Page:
Doe, the aid commission spokeswoman, said the agency didn't expect more money from the state when lawmakers and Republican Gov. Terry Branstad reach a budget deal in coming days. Iowa spent about $245 per undergraduate on student grants in 2009-2010, far less than the national average of $627, according to the National Association of State Student Grant and Aid Programs. And unlike in many states, most of the grant money goes to students at private colleges.
Another key decision could come in June when the regents consider whether to continue allowing Iowa's three public universities to set aside some tuition, currently around 18 percent, for merit scholarships and grants to students with financial need. The practice of funding financial aid with tuition is common in higher education but has been in place in Iowa for only two years.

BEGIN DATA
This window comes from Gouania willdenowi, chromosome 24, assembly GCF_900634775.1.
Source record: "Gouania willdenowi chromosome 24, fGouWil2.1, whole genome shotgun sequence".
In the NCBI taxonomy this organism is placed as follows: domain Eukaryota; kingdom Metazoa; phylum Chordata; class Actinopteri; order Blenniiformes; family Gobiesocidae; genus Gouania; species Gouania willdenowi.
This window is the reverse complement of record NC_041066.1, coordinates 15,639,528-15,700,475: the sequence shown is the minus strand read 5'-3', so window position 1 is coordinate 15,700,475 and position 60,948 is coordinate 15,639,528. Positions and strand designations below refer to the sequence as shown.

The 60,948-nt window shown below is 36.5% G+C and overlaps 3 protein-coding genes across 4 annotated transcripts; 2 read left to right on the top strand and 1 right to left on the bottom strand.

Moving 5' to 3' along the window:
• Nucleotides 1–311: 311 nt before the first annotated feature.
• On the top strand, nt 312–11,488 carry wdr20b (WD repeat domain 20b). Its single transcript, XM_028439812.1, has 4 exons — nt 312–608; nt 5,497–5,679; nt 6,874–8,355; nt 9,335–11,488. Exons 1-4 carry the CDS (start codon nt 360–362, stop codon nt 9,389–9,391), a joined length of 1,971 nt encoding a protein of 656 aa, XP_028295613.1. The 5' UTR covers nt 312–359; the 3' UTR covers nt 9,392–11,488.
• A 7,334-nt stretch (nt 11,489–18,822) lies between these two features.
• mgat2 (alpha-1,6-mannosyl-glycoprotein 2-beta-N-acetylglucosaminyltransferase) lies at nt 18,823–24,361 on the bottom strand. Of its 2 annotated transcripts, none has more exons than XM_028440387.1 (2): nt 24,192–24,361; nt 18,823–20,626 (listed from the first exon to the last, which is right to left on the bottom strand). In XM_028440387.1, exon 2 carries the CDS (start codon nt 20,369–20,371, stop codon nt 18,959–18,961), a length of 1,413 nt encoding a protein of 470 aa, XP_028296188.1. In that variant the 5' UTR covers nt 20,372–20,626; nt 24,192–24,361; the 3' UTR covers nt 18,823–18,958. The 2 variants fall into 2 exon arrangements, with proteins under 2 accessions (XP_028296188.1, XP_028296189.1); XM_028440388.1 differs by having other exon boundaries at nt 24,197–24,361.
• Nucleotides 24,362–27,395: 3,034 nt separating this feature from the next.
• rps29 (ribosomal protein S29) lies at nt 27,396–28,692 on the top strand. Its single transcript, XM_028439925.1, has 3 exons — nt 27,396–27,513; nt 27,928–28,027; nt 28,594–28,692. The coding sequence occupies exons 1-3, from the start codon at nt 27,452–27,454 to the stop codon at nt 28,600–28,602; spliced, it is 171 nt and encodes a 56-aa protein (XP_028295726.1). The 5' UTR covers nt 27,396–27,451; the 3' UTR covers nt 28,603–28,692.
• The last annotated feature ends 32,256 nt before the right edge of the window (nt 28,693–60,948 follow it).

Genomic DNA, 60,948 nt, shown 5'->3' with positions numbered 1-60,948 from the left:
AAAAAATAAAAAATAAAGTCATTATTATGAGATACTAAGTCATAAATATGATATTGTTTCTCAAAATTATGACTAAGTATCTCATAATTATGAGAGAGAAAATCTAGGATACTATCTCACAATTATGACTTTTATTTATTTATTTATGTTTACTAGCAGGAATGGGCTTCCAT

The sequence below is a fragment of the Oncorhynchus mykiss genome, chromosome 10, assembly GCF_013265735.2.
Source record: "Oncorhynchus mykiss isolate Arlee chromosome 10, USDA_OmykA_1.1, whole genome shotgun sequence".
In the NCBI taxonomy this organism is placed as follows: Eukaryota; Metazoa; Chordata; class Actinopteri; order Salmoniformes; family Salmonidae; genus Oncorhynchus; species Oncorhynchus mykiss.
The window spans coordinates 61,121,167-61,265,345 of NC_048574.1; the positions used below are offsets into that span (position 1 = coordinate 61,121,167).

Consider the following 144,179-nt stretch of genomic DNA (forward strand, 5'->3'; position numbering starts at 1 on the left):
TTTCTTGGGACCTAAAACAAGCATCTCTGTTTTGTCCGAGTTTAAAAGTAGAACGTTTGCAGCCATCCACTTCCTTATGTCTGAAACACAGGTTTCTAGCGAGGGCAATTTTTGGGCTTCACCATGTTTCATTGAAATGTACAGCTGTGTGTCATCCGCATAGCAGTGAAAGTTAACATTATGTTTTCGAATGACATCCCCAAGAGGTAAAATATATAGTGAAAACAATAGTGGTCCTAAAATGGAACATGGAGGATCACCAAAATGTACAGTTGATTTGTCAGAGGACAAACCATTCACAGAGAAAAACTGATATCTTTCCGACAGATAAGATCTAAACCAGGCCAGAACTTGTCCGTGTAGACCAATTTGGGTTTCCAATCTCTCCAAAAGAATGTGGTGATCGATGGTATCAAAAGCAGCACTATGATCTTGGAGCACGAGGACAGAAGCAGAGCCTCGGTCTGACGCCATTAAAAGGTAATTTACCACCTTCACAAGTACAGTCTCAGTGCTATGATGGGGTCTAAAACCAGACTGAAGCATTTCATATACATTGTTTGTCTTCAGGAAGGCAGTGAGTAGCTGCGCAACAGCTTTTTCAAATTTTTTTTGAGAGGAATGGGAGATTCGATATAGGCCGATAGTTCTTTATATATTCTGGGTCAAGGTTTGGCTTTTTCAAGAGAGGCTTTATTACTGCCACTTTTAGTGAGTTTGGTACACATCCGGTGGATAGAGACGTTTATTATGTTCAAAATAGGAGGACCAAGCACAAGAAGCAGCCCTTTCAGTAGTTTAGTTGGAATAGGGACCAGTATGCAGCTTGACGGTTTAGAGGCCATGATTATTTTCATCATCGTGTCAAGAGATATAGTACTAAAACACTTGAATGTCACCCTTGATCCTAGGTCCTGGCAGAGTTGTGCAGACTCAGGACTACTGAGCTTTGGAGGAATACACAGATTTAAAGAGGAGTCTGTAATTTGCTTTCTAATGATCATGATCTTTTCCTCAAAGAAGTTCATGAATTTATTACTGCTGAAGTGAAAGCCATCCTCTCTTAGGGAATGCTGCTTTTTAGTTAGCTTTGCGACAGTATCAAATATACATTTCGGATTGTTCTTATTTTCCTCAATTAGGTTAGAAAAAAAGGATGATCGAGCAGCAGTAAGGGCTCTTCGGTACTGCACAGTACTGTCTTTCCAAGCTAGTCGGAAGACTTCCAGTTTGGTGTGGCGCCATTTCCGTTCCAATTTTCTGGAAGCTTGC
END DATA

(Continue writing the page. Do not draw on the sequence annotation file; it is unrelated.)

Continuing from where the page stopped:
Some Republican lawmakers have attacked the policy in recent months as a redistribution of wealth that squeezes the middle class. In response, university leaders have pledged to start disclosing the policy on tuition bills. But some regents seem ready to pull back on the practice.
Mark Warner, director of financial aid at the University of Iowa, said he is "extremely concerned" about what that would mean for students. Warner sat on a state panel on student debt and believes a lack of state financial aid is the biggest factor.
"Having the president focus on student debt challenges is good," he said. "I think it's critically important the issue be front and center and at the highest level."
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